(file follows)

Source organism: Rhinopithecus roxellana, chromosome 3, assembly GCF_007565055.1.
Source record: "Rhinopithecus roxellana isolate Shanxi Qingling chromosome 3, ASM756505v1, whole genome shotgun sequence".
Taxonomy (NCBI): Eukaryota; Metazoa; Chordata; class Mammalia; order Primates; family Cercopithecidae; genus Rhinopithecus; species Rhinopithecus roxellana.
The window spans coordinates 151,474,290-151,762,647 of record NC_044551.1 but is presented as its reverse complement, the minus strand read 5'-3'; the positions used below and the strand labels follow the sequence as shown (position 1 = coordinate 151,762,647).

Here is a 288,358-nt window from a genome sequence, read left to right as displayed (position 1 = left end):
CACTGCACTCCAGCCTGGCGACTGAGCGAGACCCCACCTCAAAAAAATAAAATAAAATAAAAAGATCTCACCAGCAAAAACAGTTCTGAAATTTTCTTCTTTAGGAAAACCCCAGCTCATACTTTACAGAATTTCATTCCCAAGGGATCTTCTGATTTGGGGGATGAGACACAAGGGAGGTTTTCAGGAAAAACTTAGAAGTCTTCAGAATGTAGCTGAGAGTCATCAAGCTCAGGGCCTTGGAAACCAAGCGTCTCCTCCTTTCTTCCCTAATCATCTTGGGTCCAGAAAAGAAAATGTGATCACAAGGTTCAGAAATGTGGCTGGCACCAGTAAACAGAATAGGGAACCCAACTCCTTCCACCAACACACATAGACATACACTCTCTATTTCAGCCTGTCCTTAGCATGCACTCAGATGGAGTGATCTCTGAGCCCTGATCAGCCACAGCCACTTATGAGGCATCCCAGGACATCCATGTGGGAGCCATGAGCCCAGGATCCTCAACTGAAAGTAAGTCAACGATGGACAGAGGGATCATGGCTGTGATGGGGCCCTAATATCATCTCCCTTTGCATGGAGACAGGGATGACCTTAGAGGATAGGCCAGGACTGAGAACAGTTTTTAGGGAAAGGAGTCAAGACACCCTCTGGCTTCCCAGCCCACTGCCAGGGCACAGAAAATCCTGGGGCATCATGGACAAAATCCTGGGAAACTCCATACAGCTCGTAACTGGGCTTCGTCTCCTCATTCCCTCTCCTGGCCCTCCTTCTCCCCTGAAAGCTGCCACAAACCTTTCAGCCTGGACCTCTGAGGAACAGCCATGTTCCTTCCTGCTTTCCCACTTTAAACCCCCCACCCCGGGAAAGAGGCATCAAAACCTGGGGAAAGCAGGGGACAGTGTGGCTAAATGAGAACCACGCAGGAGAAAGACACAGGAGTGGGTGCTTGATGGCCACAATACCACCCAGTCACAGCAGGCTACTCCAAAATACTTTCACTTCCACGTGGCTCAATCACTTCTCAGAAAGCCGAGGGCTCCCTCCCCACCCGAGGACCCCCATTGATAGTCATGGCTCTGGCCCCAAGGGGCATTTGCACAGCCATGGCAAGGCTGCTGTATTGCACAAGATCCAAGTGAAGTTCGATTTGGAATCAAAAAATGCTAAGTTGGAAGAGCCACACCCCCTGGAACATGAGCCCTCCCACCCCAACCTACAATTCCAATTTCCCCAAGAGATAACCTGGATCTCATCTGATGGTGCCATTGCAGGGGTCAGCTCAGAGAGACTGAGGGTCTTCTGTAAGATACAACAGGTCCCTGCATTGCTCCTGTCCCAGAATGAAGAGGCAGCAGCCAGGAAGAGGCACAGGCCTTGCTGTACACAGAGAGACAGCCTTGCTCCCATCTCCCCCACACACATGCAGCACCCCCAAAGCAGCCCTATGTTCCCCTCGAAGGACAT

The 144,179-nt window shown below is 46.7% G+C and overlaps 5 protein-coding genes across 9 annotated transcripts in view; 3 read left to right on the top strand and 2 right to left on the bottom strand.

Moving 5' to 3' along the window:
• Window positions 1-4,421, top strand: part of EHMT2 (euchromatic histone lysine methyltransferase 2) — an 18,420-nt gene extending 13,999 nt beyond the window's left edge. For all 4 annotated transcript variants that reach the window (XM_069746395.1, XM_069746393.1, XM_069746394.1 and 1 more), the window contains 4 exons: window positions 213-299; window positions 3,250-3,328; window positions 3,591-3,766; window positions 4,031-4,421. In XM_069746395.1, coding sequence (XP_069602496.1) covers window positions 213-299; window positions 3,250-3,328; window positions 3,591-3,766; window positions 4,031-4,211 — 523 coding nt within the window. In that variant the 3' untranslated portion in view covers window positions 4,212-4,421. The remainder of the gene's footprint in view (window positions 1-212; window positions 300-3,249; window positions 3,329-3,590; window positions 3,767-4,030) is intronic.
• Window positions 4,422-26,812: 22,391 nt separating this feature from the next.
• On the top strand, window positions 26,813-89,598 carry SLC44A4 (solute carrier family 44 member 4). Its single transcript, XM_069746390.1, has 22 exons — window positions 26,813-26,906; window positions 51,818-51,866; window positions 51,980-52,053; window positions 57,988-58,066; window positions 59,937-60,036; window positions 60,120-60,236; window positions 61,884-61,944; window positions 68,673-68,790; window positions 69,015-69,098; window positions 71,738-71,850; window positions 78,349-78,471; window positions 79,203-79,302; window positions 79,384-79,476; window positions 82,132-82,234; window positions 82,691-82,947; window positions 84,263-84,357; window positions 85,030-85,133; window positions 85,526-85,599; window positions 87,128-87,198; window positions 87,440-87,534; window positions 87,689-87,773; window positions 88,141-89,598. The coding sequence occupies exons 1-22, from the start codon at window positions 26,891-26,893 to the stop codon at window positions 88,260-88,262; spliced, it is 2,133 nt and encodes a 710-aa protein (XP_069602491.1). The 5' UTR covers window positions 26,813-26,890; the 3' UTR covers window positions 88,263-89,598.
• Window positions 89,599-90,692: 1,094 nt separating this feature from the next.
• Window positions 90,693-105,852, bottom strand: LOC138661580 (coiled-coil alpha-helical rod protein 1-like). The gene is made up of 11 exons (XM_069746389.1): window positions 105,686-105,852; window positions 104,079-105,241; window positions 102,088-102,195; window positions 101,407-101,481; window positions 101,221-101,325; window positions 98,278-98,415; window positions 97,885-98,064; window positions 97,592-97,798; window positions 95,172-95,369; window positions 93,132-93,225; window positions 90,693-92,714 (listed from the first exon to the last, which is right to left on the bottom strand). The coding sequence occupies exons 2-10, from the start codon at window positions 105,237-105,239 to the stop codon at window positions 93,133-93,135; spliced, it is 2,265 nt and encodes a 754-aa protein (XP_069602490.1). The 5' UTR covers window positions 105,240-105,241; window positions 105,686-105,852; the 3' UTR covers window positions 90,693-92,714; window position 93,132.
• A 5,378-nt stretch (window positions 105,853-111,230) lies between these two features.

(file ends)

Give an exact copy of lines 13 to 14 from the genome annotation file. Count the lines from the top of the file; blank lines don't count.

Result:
• Window positions 90,693-105,852, bottom strand: LOC138661580 (coiled-coil alpha-helical rod protein 1-like). The gene is made up of 11 exons (XM_069746389.1): window positions 105,686-105,852; window positions 104,079-105,241; window positions 102,088-102,195; window positions 101,407-101,481; window positions 101,221-101,325; window positions 98,278-98,415; window positions 97,885-98,064; window positions 97,592-97,798; window positions 95,172-95,369; window positions 93,132-93,225; window positions 90,693-92,714 (listed from the first exon to the last, which is right to left on the bottom strand). The coding sequence occupies exons 2-10, from the start codon at window positions 105,237-105,239 to the stop codon at window positions 93,133-93,135; spliced, it is 2,265 nt and encodes a 754-aa protein (XP_069602490.1). The 5' UTR covers window positions 105,240-105,241; window positions 105,686-105,852; the 3' UTR covers window positions 90,693-92,714; window position 93,132.
• A 5,378-nt stretch (window positions 105,853-111,230) lies between these two features.